“I think they’re forecasting warmer weather and rain,” I say, suddenly realising that my conversations with other people have now been reduced to passing on meteorological information.

“Is it OK if I take the sleeping bags?”

“We forgot to air them this summer.”

The sleeping bags are still zipped to each other since our camping trip in the summer. The giant bag will resuscitate my scent for him, traces and odours of moss, traces of me.

“So can I take the bags?”

“Won’t you be staying at a hotel?”

“We could end up having to kip out somewhere.”

I can’t imagine guest houses being overbooked in November, even the migrating birds have left the country by now.

After we’ve taken ten trips with the boxes out to his company van, he stretches out his hand and I take it, wishing him a nice journey.

“Thank you,” he says, “I’ll never forget you.”

This is the third time he’s said this to me in as many days. Someone ought to tell him he is starting to repeat himself.

“I’ll pick up the rest after the weekend.”

He leaves his wedding ring on the shelf on top of a pile of unpaid bills and turns towards the doorway.

“I left the aftershave you gave me in the bathroom so that you won’t totally forget me; odours are what we remember the longest. Even on the deathbed, when everything else has vanished, the smell remains. And one other thing: would you mind throwing what’s left of mine in the laundry basket into the washing machine?”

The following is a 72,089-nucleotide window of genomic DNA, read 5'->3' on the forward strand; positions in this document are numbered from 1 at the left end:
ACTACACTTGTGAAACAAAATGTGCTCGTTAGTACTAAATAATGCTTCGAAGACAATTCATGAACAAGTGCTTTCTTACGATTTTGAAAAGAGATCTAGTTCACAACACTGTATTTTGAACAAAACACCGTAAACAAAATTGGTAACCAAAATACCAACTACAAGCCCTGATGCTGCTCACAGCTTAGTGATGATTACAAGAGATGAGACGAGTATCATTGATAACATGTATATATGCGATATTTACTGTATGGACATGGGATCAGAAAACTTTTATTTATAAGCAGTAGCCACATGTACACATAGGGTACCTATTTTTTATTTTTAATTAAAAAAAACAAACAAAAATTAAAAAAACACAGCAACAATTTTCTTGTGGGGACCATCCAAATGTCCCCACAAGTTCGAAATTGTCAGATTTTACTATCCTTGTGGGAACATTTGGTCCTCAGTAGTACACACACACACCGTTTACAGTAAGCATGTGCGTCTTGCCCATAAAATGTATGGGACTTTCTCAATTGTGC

After this final wash, it will just be a matter of conscience whether I do his laundry in the future or not.

From Butterflies in November, translated by Brian FitzGibbon and published by Pushkin Press.

Audur_290Auður Ava Ólafsdóttir was born in Iceland in 1958, studied in Paris and has lectured in History of Art at the University of Iceland. She is the author of four novels and a collection of poetry and lives and works in Reykjavik. Butterflies in November, her first work to be published in English, is a blackly funny and deeply moving story of a newly dumped narrator who agrees to take care of her friend’s deaf-mute son on a winter roadtrip around Iceland. Winner of the City of Reykjavik Literary Award when originally published in 2004, a film is now in development to be shot in English with an international cast.

“Quirky and poetic, everything is there… An extraordinary novelist.”
Madame Figaro